Libertarians dream of cutting back the bloated Leviathan under whose weight people now struggle simply to catch their breath—breathing freely being almost beyond imagination. A few of us dream of eliminating the state altogether, however much we recognize the impossibility of doing so. Many more libertarians, however, believe that in propitious circumstances, the state might be slashed substantially.
We want a free society, but not even cutting real federal outlays by half would allow us to attain that goal. Indeed, it would leave us with the amount of real federal outlays the government actually made in 1984; and the Leviathan of 1984 is exactly the one of which I wrote in the original preface of my book Crisis and Leviathan, as follows:Now, in virtually every dimension, our lives revolve within rigid limits circumscribed by government authorities; we are constrained continually and on all sides by Big Government. Regulations clutter the landscape. Governmental spending equals almost four-tenths of the gross national product.”In short, just half the federal government’s current real outlays would suffice to sustain what I referred to in the mid-1980s as “that awesome aggregation of forces, programs, and activities we know as Big Government.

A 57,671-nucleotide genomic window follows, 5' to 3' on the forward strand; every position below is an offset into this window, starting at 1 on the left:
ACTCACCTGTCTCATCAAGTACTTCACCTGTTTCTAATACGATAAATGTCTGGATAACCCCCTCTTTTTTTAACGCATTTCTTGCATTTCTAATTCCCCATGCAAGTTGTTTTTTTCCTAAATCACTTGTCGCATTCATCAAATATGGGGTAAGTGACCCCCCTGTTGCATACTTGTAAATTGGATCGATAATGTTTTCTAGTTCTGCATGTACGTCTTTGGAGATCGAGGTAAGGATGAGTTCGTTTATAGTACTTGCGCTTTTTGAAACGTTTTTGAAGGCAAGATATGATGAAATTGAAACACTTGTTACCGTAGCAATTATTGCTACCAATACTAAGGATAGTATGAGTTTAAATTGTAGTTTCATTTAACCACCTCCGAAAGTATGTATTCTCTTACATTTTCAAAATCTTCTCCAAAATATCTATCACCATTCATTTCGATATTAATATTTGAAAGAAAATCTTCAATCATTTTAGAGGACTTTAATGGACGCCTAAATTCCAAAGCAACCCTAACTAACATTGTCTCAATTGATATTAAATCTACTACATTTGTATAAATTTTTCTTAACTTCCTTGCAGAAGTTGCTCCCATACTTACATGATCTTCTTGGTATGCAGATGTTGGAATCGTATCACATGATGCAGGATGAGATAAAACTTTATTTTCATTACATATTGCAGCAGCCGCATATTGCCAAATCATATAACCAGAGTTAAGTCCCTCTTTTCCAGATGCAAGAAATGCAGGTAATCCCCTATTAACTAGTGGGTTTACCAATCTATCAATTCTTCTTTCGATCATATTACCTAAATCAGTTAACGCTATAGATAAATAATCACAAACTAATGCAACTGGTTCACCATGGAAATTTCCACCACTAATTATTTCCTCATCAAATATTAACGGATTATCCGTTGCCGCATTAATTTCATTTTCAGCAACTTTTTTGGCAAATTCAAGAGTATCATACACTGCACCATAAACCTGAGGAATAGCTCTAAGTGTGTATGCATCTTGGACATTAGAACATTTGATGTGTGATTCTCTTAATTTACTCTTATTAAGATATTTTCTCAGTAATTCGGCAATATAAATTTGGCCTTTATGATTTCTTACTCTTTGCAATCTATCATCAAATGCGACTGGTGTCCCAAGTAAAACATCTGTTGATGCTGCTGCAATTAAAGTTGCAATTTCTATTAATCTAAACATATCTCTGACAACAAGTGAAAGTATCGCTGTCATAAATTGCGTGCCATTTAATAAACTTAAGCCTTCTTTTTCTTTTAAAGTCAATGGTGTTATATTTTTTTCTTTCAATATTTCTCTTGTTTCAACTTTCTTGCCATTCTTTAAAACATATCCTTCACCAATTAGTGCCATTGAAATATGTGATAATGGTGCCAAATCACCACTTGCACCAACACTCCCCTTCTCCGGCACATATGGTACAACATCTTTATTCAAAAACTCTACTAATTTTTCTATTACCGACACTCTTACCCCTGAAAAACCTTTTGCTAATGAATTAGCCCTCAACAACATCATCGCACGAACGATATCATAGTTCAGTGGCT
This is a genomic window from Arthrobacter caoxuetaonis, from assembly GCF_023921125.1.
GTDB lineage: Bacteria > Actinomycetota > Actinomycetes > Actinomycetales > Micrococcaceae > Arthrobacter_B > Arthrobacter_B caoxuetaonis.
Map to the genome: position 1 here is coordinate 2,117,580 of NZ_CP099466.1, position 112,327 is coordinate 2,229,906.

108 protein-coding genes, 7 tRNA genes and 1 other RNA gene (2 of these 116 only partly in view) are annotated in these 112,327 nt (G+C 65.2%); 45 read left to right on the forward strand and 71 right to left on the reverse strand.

.. cutting the government’s real outlays in half is impossible unless some freakishly unlikely event, such as an enormous asteroid’s striking the earth, should occur. The only realistic libertarian goals—the only ones with even a ghost of a chance of attainment—are tantamount to removing a few grains of sand from the beaches of southern California. Not even the realization of my hypothetical “impossible dream” can create a free society; indeed, it can’t even bring us close to such a society. We have come too far; the monstrosity the American people have built is much, much too heavy for them to push off. So far as turning the United States into a free society is concerned, we simply cannot get there from here.